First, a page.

Monday, August 8th, 2016 | 7 min read
Augmented reality isn’t new, but it’s taken Pokémon Go, a free, location-based augmented reality game, for most people to become aware of the technology. (If you’ve seen more people than usual stumbling around on the sidewalks staring at their phones, they’re playing Pokémon Go.) Augmented reality, or AR, is a view of the real world augmented with graphics or sounds. In the case of Pokémon Go, for example, users view the regular street scene in front of them, but see superimposed with characters from the game in front of them.
Marketers have already been using AR technology, but naturally a blockbuster game like Pokémon Go, which is quickly becoming a cultural phenomenon, is a boon for advertising. Businesses have quickly understood the value of customers hunting for virtual monsters in real-life businesses. Niantic, a Google spinoff company that helped develop Pokémon Go, has promised in-game advertising opportunities, and it has also said that it will allow businesses to pay to become sites that will attract players.
Games like Pokémon Go will only increase the popularity of AR, and marketers would be wise to watch the trend and identify ways to leverage the cutting-edge technology.
Companies of all sizes are scrambling to get in on the Pokémon Go craze. You might have noticed local businesses like your corner coffee shop touting themselves as PokéStops, or locations where players can gather items that will allow them to capture more Pokémon. The first sponsored PokéStop popped up in a McDonald’s in Japan. Onscreen, it looks a lot like regular stop, just with the golden arches logo. This type of subtle branding is less likely to alienate users who are wary of overt advertising – a particularly important factor given how many players are marketing-averse millennials.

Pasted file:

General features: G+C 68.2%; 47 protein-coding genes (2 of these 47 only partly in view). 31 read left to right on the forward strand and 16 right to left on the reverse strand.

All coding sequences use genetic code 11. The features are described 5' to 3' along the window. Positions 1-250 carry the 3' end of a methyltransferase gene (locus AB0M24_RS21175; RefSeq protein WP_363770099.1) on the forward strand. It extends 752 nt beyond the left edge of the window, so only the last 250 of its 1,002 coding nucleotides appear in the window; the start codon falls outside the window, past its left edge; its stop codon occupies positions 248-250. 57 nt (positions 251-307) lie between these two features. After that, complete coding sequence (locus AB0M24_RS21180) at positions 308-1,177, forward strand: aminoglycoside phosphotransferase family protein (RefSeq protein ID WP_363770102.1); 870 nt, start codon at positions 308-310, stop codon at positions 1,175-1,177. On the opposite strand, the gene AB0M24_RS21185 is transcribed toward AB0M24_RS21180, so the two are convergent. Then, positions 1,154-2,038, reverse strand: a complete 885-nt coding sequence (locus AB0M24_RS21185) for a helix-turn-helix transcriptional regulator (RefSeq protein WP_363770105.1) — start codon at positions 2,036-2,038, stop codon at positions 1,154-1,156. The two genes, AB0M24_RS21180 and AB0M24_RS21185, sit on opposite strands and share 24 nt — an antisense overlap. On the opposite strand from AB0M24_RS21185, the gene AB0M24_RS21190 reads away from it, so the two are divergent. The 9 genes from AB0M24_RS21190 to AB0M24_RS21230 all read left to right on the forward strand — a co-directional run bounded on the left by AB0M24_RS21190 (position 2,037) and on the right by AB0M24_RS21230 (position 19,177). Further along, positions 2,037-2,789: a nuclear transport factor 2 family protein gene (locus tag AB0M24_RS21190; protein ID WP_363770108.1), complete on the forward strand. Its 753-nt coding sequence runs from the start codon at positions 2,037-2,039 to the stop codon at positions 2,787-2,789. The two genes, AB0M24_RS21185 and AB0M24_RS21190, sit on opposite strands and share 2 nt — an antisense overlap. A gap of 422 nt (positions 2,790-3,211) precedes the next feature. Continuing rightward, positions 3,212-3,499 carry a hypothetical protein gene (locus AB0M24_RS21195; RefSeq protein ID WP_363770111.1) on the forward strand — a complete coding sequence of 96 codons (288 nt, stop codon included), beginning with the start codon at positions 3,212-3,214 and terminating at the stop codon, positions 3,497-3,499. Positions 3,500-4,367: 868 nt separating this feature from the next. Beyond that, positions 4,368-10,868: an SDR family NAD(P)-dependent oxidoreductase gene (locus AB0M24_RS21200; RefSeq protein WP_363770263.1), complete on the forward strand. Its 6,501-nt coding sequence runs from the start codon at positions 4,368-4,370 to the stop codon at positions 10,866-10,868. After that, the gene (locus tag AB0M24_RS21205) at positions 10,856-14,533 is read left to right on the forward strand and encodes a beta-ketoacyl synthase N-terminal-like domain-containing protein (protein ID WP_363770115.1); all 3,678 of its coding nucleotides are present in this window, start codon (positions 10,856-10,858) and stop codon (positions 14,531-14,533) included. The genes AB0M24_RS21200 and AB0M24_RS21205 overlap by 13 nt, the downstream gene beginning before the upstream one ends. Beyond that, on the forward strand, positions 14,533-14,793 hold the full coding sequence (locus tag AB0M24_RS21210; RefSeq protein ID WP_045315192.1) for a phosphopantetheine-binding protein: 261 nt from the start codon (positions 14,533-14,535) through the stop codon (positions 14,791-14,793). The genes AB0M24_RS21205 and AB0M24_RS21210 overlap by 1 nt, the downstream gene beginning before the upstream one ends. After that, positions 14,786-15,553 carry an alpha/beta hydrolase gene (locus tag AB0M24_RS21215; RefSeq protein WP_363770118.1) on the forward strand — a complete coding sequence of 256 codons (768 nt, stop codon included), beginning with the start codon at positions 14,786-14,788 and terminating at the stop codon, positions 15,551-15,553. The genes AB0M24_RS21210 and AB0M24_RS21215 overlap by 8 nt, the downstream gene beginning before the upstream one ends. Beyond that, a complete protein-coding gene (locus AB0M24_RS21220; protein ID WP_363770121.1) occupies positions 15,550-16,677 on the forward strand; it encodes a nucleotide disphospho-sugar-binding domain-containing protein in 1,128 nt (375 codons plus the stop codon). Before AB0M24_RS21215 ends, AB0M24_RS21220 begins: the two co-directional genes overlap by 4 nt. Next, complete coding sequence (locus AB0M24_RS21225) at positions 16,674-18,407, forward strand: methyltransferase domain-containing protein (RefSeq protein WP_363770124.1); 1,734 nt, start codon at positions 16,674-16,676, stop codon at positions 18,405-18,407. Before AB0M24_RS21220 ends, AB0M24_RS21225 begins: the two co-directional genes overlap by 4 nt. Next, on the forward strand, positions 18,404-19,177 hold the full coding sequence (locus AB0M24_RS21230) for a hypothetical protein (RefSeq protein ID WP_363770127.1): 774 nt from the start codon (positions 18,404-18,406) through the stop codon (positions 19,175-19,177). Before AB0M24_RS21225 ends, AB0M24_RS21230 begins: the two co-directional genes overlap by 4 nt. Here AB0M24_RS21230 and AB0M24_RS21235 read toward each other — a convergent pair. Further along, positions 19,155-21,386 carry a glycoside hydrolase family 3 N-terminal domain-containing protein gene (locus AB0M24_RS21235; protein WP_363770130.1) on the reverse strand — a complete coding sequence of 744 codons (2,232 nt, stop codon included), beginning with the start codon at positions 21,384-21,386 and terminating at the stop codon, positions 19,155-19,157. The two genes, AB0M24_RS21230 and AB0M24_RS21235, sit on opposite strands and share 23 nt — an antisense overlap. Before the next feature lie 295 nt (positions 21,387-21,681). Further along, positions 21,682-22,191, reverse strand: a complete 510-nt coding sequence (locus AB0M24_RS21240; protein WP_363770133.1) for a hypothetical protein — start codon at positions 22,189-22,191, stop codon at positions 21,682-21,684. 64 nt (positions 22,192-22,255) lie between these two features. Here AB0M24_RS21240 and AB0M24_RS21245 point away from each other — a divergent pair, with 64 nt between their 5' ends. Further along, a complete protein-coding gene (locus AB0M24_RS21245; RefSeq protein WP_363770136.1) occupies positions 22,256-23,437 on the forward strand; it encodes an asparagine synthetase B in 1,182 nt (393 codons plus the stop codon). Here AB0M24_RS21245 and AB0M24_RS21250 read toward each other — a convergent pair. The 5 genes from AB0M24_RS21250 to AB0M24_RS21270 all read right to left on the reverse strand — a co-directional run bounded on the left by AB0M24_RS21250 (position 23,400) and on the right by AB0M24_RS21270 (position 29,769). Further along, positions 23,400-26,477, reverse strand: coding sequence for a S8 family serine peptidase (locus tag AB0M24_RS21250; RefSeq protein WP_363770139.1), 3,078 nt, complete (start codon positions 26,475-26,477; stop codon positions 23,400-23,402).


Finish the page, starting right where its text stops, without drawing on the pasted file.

In addition to sponsoring PokéStops, marketers are going where the players are, from special weekend events to pop-ups at other PokéStops. Hillary Clinton’s campaign, for example, scheduled a voter-registration event at a PokéStop in Ohio. After all, as business owners (and campaign staffs) know, the toughest part is often getting people in the door.
Small brick-and-mortar businesses are getting in the game by urging players to post screenshots to their Facebook or tag their Instagram for a discount on menu items, thereby driving social media engagement and boosting sales. Marketing strategies like this allow small businesses to capitalize on the craze while it’s still in its nascent stage, and without blowing their meager advertising budgets on something so new and unproven.
The end game for businesses isn’t just being part of a game -albeit a popular one – that could end up as a passing fad. The real prize here is important customer insights. With a game like Pokémon Go, which uses the GPS in a player’s smartphone to detect their movement, there are endless opportunities for marketers to take note of user behavior and subsequently provide relevant, timely content.